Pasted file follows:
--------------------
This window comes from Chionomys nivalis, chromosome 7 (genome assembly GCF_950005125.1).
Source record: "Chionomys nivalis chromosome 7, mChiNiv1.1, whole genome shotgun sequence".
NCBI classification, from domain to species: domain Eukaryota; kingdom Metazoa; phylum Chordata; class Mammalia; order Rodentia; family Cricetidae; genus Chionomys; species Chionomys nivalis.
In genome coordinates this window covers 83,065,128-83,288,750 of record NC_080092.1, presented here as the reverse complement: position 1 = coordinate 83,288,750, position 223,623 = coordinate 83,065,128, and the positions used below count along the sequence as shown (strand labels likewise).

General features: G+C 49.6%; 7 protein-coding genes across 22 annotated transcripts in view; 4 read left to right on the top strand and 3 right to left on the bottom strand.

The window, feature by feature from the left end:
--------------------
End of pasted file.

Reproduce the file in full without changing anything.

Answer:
This window comes from Chionomys nivalis, chromosome 7 (genome assembly GCF_950005125.1).
Source record: "Chionomys nivalis chromosome 7, mChiNiv1.1, whole genome shotgun sequence".
NCBI classification, from domain to species: domain Eukaryota; kingdom Metazoa; phylum Chordata; class Mammalia; order Rodentia; family Cricetidae; genus Chionomys; species Chionomys nivalis.
In genome coordinates this window covers 83,065,128-83,288,750 of record NC_080092.1, presented here as the reverse complement: position 1 = coordinate 83,288,750, position 223,623 = coordinate 83,065,128, and the positions used below count along the sequence as shown (strand labels likewise).

General features: G+C 49.6%; 7 protein-coding genes across 22 annotated transcripts in view; 4 read left to right on the top strand and 3 right to left on the bottom strand.

The window, feature by feature from the left end: